If Jerry Brown is thinking about running for re-election in 2014, it’s a good thing the campaign didn’t start this summer.

For weeks, the governor has been anxious to kick over every political hornets’ nest in the state, whether it’s high-speed rail, the peripheral canal or environmental regulation.

In the process, he’s managed to anger just about everyone in the state but his wife and Sutter, the Brown family pooch. Republicans and Democrats, conservatives and liberals, environmentalists and builders, Brown’s found something for everyone to get mad about.

“I want to get shit done,” Brown told reporters last week when he announced support for a plan to build a pair of giant tunnel to divert water around the Delta to Central and Southern California.

You might remember the Peripheral Canal battle 30 years back, with Northern California interests screaming “They’re stealing our water,” complete with pictures of L.A. types in shorts washing their cars and rinsing off their sidewalks with water that would come from the north. Prop. 9 in 1982 killed the canal plan on a 63 percent to 37 percent thumping.

Expect more of the same this time around, but it doesn’t seem to bother Brown.

“If we have to fight initiatives or referendums, we’ll fight those, too,” he said at the Sacramento news conference with Interior Secretary Ken Salazar. “But somehow, before I turn in my payroll card, I expect to get some very important things done, and this is one of them.”

Sound familiar? That’s because it’s part of a theme the 74-year-old Brown has banged on since before he was elected, saying in so many words, “I’m old, but I’m experienced and I’m not looking to move up the political ladder so all I’m concerned about is what’s best for California.”

Brown hasn’t been afraid to step on toes, even when they belong to his allies.

State workers, a desperately needed part of California’s Democratic coalition, saw their pay cut by nearly 5 percent this week, thanks to a furlough plan the governor negotiated last month.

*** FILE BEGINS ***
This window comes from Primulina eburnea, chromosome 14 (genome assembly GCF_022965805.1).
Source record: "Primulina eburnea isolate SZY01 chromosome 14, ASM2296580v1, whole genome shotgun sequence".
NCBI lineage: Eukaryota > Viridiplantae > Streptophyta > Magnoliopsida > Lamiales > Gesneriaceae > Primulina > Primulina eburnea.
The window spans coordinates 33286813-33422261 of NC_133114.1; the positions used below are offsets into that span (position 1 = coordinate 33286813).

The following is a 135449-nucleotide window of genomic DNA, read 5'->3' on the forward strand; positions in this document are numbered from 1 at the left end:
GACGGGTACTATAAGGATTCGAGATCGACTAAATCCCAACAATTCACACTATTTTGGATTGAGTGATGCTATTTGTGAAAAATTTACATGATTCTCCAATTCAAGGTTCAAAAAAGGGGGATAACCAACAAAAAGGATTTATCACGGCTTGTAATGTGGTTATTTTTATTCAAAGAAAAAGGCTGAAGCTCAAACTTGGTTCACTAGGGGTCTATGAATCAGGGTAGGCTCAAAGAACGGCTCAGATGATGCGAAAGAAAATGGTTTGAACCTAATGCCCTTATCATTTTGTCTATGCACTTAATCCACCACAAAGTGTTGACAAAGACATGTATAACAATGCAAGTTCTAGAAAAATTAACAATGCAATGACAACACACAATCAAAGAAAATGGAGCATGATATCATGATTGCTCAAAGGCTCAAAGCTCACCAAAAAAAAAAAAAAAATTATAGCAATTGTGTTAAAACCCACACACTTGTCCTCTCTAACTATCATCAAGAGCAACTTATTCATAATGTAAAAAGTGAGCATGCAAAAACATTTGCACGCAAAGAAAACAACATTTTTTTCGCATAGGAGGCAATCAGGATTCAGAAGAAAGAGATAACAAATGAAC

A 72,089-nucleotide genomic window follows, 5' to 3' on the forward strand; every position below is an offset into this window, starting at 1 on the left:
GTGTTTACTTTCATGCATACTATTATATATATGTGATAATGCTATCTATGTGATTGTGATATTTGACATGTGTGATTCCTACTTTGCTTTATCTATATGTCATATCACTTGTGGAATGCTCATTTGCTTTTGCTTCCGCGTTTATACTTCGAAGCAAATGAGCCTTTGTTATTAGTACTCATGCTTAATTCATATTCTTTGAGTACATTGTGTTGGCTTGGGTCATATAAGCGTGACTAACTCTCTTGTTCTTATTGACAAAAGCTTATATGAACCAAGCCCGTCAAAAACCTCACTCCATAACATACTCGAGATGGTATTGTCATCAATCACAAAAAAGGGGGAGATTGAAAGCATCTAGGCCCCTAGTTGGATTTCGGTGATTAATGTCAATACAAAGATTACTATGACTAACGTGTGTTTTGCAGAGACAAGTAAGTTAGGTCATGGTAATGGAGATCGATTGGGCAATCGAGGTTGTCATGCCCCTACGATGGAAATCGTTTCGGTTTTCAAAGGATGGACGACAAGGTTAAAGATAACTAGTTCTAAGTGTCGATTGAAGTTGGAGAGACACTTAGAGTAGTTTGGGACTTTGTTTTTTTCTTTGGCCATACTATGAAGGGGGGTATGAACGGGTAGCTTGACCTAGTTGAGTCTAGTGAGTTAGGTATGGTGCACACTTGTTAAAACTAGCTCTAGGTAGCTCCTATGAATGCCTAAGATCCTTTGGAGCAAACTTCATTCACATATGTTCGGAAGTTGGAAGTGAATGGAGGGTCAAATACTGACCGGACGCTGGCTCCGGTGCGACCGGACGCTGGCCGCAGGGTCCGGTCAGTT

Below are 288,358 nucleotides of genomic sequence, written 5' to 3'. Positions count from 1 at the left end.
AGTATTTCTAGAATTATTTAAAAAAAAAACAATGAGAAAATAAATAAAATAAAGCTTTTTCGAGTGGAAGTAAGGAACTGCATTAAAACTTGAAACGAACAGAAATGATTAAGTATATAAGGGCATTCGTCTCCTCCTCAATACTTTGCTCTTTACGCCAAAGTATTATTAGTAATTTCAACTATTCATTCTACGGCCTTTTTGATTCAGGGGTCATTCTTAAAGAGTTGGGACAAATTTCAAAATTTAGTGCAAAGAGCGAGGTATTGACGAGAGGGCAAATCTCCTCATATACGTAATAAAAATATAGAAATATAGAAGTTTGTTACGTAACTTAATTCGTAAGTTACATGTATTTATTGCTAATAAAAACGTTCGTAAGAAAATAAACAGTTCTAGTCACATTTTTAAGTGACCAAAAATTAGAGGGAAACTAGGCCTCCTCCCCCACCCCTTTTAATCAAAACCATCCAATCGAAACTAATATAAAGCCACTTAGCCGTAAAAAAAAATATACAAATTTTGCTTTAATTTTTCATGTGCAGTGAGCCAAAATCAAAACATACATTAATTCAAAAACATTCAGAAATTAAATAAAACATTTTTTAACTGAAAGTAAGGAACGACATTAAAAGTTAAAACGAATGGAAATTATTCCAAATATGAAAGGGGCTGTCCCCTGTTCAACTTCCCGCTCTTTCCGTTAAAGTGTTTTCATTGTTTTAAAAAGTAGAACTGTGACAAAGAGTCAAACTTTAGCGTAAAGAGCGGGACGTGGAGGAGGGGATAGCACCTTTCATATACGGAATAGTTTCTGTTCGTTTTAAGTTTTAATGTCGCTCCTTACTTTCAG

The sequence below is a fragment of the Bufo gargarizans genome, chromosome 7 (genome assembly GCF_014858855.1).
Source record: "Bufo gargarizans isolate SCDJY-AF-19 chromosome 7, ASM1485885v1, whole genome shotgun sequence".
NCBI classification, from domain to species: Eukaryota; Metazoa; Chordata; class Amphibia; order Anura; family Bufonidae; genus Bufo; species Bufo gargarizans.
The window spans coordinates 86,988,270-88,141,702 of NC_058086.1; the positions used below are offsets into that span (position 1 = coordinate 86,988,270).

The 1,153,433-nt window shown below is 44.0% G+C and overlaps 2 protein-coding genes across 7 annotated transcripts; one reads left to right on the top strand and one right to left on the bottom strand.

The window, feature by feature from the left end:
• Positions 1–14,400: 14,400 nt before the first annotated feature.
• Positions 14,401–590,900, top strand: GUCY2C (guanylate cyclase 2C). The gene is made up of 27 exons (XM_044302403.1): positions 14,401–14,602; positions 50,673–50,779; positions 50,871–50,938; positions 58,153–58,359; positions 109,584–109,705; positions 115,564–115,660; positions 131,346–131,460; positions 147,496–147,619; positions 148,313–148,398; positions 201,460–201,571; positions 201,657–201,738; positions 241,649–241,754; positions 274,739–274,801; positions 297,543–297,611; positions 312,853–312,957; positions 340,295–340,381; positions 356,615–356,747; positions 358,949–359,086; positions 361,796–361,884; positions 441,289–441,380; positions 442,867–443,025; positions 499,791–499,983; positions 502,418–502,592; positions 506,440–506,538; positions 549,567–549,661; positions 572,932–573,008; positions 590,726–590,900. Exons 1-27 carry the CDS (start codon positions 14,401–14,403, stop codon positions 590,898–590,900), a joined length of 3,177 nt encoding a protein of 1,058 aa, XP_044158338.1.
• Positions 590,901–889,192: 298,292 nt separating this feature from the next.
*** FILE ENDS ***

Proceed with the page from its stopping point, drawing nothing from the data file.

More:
He offended environmentalists by publicly backing a San Diego power line from the deserts of the Imperial Valley, by suggesting – briefly – that the high-speed rail plan shouldn’t have to meet existing environmental rules and by seemingly going out of his way to say last week that “I’ve never seen a (California Environmental Quality Act) exemption that I didn’t like.”

Yet Brown also has enraged Republicans by strongly pushing the “cap and trade” system for carbon emissions and the high-speed rail plan, not to mention his revenue-raising initiative on the November ballot, which has the state’s anti-tax brigade in an uproar.

The governor has cut welfare, in-home care for the old and disabled and other social services as part of his effort to balance the budget and warned that every problem in the state doesn’t necessarily need to be solved by government.

Yet Brown’s anything but a small government guy. He also talks about the need for “big ideas and big projects” to get California moving again and how government needs to be involved.

So far, Brown has been more talk –or hope — than action and the problems he’s so worried about – water, the budget, jobs, higher education – are still out there, painting a picture every bit as grim as they did before Brown took office.

But that doesn’t mean Brown is wrong. California’s problems are so wide-ranging that it’s impossible to fix them with either a Republican solution or Democratic solution. Maybe it does need someone who isn’t afraid to offend absolutely anyone if that’s what it takes to get things done.

And realistically, that person probably has to be someone who isn’t looking forward to a long and happy career in politics, because making people mad isn’t a key to re-election.

But if Brown is willing to take the political heat by making the desperately hard decisions needed to pull the state from the abyss – and succeeds at it – whoever follows him, whether in 2014 or 2018, will have a lot to thank the governor for.

John Wildermuth is a long-time writer on California politics.